By Emily Unglesbee
DTN Staff Reporter
WASHINGTON (DTN) -- Senators zoomed in on questions of market competition and fairness in the light of the three major mergers underway during a Senate Judiciary Committee hearing on consolidation in the U.S. seed and agrochemical industry.
The hearing held on Tuesday focused on three proposed mergers -- Bayer's $66 billion purchase of Monsanto, ChemChina's $43 billion acquisition of Syngenta and the marriage of Dow AgroSciences and DuPont. If realized, these deals would drop the number of major biotech seed companies from six to four, noted Sen. Charles Grassley, R-Iowa, who organized the hearing.
"There's a lot of interest in how these transactions will recalibrate the seed and chemical world, and whether they'll pass regulatory muster," he said in his opening remarks. "It's absolutely crucial that competition is preserved in this important sector of our economy. Iowans -- including farmers, company employees and regular consumers -- are interested in hearing how these deals will impact price, choice and jobs."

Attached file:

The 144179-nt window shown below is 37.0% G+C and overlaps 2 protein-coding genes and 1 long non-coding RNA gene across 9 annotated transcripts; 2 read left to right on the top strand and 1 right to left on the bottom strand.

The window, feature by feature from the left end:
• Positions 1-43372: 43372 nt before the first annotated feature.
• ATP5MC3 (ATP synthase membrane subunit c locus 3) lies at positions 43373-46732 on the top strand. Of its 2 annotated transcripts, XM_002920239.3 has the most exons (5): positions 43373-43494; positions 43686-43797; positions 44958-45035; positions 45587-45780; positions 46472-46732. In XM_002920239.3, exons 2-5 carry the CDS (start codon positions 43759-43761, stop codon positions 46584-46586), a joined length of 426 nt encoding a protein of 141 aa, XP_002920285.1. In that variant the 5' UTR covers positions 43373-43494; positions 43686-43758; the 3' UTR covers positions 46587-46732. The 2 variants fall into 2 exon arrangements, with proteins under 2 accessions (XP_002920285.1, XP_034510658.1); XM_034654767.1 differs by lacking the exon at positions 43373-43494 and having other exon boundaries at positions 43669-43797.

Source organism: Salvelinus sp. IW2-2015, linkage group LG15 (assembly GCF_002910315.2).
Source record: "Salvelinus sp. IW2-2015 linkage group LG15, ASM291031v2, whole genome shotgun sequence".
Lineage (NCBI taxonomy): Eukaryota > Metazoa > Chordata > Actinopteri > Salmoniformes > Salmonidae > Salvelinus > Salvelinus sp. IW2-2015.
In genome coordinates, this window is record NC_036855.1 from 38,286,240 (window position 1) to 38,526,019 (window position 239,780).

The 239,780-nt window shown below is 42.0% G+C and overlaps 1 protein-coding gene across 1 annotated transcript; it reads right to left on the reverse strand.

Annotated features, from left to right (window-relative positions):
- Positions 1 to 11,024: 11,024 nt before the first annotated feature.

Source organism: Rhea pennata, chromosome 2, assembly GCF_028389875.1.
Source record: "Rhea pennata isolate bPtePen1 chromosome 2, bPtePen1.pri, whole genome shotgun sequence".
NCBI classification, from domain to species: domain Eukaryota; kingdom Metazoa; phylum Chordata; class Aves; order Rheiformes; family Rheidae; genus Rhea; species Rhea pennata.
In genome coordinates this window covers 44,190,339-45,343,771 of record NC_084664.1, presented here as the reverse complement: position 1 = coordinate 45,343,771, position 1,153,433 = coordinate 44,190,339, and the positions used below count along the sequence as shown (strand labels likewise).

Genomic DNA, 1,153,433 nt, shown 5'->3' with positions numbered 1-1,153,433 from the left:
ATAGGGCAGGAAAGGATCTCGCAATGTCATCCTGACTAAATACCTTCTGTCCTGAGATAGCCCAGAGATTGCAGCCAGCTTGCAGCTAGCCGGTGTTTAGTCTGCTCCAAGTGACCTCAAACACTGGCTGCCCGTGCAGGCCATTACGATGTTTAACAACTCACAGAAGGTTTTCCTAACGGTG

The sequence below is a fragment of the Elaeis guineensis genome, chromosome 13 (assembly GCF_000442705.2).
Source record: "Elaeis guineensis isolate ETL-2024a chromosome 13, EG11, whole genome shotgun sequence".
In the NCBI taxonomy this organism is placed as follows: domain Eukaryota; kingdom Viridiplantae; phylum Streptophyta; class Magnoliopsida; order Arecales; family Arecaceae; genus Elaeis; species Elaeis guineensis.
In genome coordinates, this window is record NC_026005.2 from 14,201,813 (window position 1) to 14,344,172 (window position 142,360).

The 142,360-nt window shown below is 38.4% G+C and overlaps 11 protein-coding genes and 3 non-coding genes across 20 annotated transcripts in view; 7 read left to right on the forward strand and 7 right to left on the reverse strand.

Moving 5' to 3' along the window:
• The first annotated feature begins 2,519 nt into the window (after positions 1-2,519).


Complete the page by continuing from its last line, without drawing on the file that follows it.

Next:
Company executives from Dow, DuPont, Monsanto, Bayer and Syngenta spoke in defense of the proposed deals, stressing their improved efficiencies and research capabilities. (ChemChina declined the committee's invitation to the hearing, Grassley said.) Representatives from the American Antitrust Institution and the National Farmers Union countered with concerns of rising seed costs and dwindling product options for farmers in an already struggling farm economy.
The ChemChina and Syngenta deal drew special scrutiny, as did the possibility of a "duopoly" of just two major seed companies in the U.S. that would control the seed supply and edge out smaller competitors.